Updated on US Dollar Index
Strong $ Trend Continues
One of the more important trends within the capital markets, both in absolute and relative terms, continues to be that of the US Dollar. The US Dollar Index [DX/Y] bottomed in May 2011, now more than a year ago, and has since rallied about 14% from those lows, making it one of the best performing assets in any asset class since May 4th of last year. At present, we see little evidence of the current trend waning and would like to provide a quick update to part of a study we first published years ago that looks at the relationship of other assets to historic rising and falling trends for the US Dollar.
In short, having experienced 11 rising, and 11 falling, trends in the US Dollar since 1985, there are a few notable tendencies among other asset classes that are evident. The most visible is that of Commodities, which tend to return quite nicely in falling dollar periods, while producing negative absolute returns in rising dollar circumstances. While that trend has certainly held true over the past year, so too has another, that of Domestic Equities tending to outperform Non-US Equities. Both of these outcomes are things we expect from a rising US Dollar, and both have certainly taken place once again during the past year as the US Dollar continues to trend higher. The Continuous Commodity Index [UV/Y] has fallen 17% since the Dollar bottomed last May, while US Stocks [SPX] have outperformed Non-US Benchmarks [EFA] by 22% during the same time! There are many investments that have shown no discernible bias toward Dollar trends, but those that historically do, have held true to those long-term trends this time around.
Here is a quick scan of the market sectors we follow. A few observations stick out to us.
Focused Sector Performance
01/01/2012 - 03/31/2012
Our research shows the dramatic impact the direction and movement of the US dollar has on asset classes and market sectors. At Pento Portfolio Strategies we studied this from 2000 to 2001, and identified both strong $ periods and weak $ periods.
The above historical market sector performance data is used here solely for illustrative purposes, and not intended to represent Pento Portfolio Strategies holdings or imply Pento Portfolio Strategies’ performance history. DWA indices are representative of an unmanaged sector portfolio and used courtesy of Dorsey Wright & Associates. Dividend and interest payments are not included in total return calculations. Past investment performance is not indicative of future results. Advisory services offered through Pento Portfolio Strategies, LLC, a registered investment advisor. Securities are cleared and assets are held through Charles Schwab Institutional, a division of Charles Schwab & Co., Inc. For more information visit: www.pentoport.com or contact an Investment Advisor at:
Pento Portfolio Strategies 32 Court Street, 3rd Floor
Plymouth, MA 02360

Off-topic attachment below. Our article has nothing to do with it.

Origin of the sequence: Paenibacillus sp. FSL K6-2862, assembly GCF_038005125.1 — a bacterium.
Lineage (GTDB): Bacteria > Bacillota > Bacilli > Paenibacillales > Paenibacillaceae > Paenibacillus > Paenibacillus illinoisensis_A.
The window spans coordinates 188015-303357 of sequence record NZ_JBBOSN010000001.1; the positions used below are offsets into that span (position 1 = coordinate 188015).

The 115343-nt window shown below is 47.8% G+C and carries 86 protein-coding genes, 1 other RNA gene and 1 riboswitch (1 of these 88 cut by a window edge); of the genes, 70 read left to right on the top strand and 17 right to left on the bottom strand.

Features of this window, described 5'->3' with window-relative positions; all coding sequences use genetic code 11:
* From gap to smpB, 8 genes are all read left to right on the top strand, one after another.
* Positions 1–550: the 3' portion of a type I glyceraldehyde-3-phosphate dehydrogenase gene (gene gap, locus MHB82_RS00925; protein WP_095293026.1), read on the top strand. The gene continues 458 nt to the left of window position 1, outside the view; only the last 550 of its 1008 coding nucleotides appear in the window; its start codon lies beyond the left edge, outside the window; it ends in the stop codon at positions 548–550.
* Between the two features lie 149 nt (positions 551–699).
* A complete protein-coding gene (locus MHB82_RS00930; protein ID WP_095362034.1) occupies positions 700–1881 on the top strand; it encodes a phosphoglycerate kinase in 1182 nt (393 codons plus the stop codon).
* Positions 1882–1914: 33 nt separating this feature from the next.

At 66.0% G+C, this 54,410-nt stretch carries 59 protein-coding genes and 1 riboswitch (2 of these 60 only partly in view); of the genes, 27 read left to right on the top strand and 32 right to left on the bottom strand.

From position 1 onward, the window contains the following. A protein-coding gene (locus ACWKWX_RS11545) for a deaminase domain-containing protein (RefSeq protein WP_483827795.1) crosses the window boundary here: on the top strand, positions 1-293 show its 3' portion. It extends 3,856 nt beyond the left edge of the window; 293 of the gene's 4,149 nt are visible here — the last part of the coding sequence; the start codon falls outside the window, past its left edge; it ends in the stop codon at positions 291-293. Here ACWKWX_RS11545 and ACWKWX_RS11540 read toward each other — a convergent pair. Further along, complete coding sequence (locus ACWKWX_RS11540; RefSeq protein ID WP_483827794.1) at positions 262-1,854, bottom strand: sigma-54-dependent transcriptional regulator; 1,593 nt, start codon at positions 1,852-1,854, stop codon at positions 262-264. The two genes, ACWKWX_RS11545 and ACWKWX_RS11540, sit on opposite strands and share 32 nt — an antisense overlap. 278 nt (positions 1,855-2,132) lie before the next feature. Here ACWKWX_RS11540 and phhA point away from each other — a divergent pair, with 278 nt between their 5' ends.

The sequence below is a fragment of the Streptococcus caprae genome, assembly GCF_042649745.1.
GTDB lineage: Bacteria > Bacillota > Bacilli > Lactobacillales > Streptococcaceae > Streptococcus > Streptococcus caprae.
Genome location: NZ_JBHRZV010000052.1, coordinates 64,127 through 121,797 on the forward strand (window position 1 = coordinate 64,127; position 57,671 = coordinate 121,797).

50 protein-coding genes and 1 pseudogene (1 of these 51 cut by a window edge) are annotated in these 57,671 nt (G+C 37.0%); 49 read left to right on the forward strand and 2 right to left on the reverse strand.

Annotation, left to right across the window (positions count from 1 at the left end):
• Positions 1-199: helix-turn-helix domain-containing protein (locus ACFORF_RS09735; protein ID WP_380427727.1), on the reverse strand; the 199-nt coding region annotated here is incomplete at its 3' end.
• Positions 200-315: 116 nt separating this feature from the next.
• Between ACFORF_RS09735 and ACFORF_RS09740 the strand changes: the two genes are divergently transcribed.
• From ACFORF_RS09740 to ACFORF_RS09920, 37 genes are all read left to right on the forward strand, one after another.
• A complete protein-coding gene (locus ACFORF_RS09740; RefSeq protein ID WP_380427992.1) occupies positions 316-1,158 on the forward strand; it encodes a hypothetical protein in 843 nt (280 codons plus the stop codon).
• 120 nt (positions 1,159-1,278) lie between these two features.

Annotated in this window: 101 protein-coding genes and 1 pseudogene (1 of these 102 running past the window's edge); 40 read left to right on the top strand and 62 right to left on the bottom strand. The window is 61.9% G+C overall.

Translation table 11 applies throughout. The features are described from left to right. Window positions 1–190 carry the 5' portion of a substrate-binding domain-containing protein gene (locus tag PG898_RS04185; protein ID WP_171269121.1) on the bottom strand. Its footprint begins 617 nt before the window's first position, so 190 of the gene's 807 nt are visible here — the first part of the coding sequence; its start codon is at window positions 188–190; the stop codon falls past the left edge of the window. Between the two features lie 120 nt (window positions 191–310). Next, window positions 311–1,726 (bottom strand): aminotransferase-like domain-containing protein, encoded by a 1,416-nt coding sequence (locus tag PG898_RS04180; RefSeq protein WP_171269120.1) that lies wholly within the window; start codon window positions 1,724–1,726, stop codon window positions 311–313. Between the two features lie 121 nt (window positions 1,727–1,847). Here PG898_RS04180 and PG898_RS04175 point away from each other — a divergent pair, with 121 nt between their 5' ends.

Phone: MA: 508-746-4228 or NJ: 732-203-1333
Gold Prediction for 2012
With gold selling off about 20 percent in the last few weeks, there appears to be much confusion as to what, if anything, has changed for the bullish scenario. But the truth is not much. Gold is now and always has been a hedge against a falling dollar, which is the result of an inflationary monetary policy on the part of our central bank.
However, despite the fact that Ben Bernanke's best friend is a crumbling currency, the U.S. dollar is currently increasing as measured by the Dollar Index. And so, in knee jerk fashion, investors have dumped gold. But this is sophomoric and egregious reasoning.
The domestic purchasing power of the dollar isn't increasing and there has been no change in the intrinsic fundamentals of the currency either. The dollar is only increasing when measured against the Euro-a currency that is used by several insolvent and imminently bankrupt nations. The reasons for a secular decline in the purchasing power of the U.S. dollar remain well intact. The Federal Reserve continues to delay the commencement of lifting their target interest rate above zero until years to come. As a result, real interest rates remain well into negative territory and have no sign of increasing. Money supply growth rates remain positive, with M2 rising nearly 10% in the last 12 months. And U.S. debt and deficits push inexorably out of control with the only hope of resolution being default-mostly likely through inflation.
It is for those reasons that the cyclical pull back in gold should be viewed as a buying opportunity delivered to us as the sole benefit of Europe's debt and currency crisis. Once the crisis in Europe lands on U.S. shores, the true decline in the dollar will no longer have the benefit of being masked behind a more faulty currency. The truth is that both currencies are in decline and while the dollar is falling off the cliff at 90 mph, the Euro is tumbling to towards earth at 110 mph. So it only appears like the dollar is flying if you are looking at the Euro. However, they both are destined to crash into the ground and the only reserve chute to be deployed is made of gold.
Therefore, the dollar price of gold may struggle in the first two quarters of 2012 as Euro weakness sends the dollar higher and commodity prices lower. However, a stubbornly high unemployment rate should bring Bernanke back into the QE game in the second half of this year. The likelihood of yet more dollar creation from the Fed, a continuation of negative real interest rates and a national debt that is most likely to be monetized should send gold to at least $1,800 per ounce by year's end.read more...